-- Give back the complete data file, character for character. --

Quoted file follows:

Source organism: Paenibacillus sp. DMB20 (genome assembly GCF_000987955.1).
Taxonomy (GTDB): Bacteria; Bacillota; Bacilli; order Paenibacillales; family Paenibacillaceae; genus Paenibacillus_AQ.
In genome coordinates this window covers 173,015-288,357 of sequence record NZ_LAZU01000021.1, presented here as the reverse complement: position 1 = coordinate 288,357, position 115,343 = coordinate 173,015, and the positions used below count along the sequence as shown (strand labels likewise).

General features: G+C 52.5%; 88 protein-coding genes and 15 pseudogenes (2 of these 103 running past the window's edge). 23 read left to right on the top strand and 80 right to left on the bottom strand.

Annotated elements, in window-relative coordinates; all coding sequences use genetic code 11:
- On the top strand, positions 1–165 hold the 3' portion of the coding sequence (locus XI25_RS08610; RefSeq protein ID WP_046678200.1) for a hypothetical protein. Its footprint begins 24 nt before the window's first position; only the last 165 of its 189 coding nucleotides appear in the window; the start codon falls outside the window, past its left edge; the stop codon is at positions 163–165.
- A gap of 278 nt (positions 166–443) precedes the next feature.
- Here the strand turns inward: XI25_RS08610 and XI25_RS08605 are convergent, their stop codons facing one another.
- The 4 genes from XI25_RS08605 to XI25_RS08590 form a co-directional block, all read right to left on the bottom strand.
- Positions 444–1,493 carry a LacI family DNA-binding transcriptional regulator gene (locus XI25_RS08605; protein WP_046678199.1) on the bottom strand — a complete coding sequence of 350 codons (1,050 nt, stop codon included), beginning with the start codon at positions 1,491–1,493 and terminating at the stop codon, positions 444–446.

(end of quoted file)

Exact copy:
Source organism: Paenibacillus sp. DMB20 (genome assembly GCF_000987955.1).
Taxonomy (GTDB): Bacteria; Bacillota; Bacilli; order Paenibacillales; family Paenibacillaceae; genus Paenibacillus_AQ.
In genome coordinates this window covers 173,015-288,357 of sequence record NZ_LAZU01000021.1, presented here as the reverse complement: position 1 = coordinate 288,357, position 115,343 = coordinate 173,015, and the positions used below count along the sequence as shown (strand labels likewise).

General features: G+C 52.5%; 88 protein-coding genes and 15 pseudogenes (2 of these 103 running past the window's edge). 23 read left to right on the top strand and 80 right to left on the bottom strand.

Annotated elements, in window-relative coordinates; all coding sequences use genetic code 11:
- On the top strand, positions 1–165 hold the 3' portion of the coding sequence (locus XI25_RS08610; RefSeq protein ID WP_046678200.1) for a hypothetical protein. Its footprint begins 24 nt before the window's first position; only the last 165 of its 189 coding nucleotides appear in the window; the start codon falls outside the window, past its left edge; the stop codon is at positions 163–165.
- A gap of 278 nt (positions 166–443) precedes the next feature.
- Here the strand turns inward: XI25_RS08610 and XI25_RS08605 are convergent, their stop codons facing one another.
- The 4 genes from XI25_RS08605 to XI25_RS08590 form a co-directional block, all read right to left on the bottom strand.
- Positions 444–1,493 carry a LacI family DNA-binding transcriptional regulator gene (locus XI25_RS08605; protein WP_046678199.1) on the bottom strand — a complete coding sequence of 350 codons (1,050 nt, stop codon included), beginning with the start codon at positions 1,491–1,493 and terminating at the stop codon, positions 444–446.